The ousted FBI director is known to be a fastidious notetaker, but he hadn’t previously felt the need to keep contemporaneous records of every private conversation.

I felt compelled to document my first conversation with the President-Elect in a memo. To ensure accuracy, I began to type it on a laptop in an FBI vehicle outside Trump Tower the moment I walked out of the meeting. Creating written records immediately after one-on-one conversations with Mr. Trump was my practice from that point forward. This had not been my practice in the past.

 

Comey spoke more often to Trump in four months than he did Obama in three-and-a-half years.

Comey, who took office in September 2013, drew into sharp relief the contrast between the one-on-one interactions he had with the two presidents he served.

I spoke alone with President Obama twice in person (and never on the phone) — once in 2015 to discuss law enforcement policy issues and a second time, briefly, for him to say goodbye in late 2016. In neither of those circumstances did I memorialize the discussions. I can recall nine one-on-one conversations with President Trump in four months — three in person and six on the phone.

 

Trump specifically rebutted a leaked report rumoring that he was compromised by Russian hookers.

In early January, an unsubstantiated manifesto of material gathered by a former British intelligence official was published by BuzzFeed. Other outlets confirmed they were aware of the documents but had been unable to verify their contents. One of the items in the reports stated that Russia had compromising footage of Trump and Russian prostitutes and were using that to gain leverage over him. Per Comey, Trump cited that allegation in a March 30 phone call:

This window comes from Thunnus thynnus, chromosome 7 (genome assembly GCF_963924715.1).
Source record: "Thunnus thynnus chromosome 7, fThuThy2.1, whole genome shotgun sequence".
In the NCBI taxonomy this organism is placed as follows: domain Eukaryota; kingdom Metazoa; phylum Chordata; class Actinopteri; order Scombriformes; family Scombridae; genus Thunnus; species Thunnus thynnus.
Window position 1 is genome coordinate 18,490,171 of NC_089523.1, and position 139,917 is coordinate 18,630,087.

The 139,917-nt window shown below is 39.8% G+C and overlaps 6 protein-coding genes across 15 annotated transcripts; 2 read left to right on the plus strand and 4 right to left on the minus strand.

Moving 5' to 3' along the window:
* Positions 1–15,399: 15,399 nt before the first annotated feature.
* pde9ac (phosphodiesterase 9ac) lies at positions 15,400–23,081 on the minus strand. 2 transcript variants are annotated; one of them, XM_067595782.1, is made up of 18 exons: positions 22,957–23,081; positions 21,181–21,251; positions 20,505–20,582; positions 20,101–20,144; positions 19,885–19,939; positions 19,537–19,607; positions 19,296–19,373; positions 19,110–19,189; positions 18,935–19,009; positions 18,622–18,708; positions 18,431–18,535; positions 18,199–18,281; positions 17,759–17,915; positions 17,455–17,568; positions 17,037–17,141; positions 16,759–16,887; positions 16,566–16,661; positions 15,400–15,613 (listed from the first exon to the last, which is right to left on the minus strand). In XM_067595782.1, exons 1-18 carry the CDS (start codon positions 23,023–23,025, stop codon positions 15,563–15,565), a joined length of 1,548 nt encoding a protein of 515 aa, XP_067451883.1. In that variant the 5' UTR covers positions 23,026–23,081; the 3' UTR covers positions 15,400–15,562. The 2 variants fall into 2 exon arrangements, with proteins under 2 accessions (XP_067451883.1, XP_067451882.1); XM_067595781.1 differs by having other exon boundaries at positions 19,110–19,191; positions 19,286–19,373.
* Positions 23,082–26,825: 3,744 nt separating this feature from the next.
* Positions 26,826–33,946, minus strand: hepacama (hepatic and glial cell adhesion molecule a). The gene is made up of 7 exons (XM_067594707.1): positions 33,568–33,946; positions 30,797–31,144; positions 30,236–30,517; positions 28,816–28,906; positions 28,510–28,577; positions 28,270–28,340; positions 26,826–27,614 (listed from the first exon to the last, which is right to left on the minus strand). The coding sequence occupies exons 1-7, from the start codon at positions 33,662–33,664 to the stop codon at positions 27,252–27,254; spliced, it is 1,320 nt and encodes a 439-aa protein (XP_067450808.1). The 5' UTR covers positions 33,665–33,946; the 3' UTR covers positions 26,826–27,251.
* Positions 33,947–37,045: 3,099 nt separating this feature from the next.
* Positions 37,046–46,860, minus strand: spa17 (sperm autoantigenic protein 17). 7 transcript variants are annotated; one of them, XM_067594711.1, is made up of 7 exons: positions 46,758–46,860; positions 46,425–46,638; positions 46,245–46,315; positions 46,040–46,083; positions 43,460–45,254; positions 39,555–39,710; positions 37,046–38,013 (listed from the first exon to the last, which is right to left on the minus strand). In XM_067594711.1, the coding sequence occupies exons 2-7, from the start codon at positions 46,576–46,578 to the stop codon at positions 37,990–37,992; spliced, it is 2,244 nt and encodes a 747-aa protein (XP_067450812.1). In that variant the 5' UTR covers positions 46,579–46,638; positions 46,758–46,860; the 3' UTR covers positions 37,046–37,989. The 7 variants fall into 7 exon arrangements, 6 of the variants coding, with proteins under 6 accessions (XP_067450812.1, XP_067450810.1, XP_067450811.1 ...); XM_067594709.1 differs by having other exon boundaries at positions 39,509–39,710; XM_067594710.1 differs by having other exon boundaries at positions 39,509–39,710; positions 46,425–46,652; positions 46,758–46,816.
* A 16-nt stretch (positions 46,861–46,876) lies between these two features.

On the morning of March 30, the President called me at the FBI. He described the Russia investigation as “a cloud” that was impairing his ability to act on behalf of the country. He said he had nothing to do with Russia, had not been involved with hookers in Russia, and had always assumed he was being recorded when in Russia. He asked what we could do to “lift the cloud.” I responded that we were investigating the matter as quickly as we could, and that there would be great benefit, if we didn’t find anything, to our having done the work well. He agreed, but then re-emphasized the problems this was causing him.

 

Comey did not speak to Trump between April 11 and his May 9 termination.

The pair’s final conversation was a phone call from Trump to Comey on the morning of April 11. In it, Trump asked what Comey was doing to “get out” the fact that the president wasn’t personally under investigation. Comey said that Trump should have the White House counsel contact leadership at the Justice Department to make the request. Trump took that advice, but also referenced a “thing” that the two had:

He said he would do that and added, “Because I have been very loyal to you, very loyal; we had that thing you know.” I did not reply or ask him what he meant by “that thing.” I said only that the way to handle it was to have the White House Counsel call the Acting Deputy Attorney General. He said that was what he would do and the call ended.

 

Read Comey’s testimony in full below.

James B. Comey Statement by Yahoo News on Scribd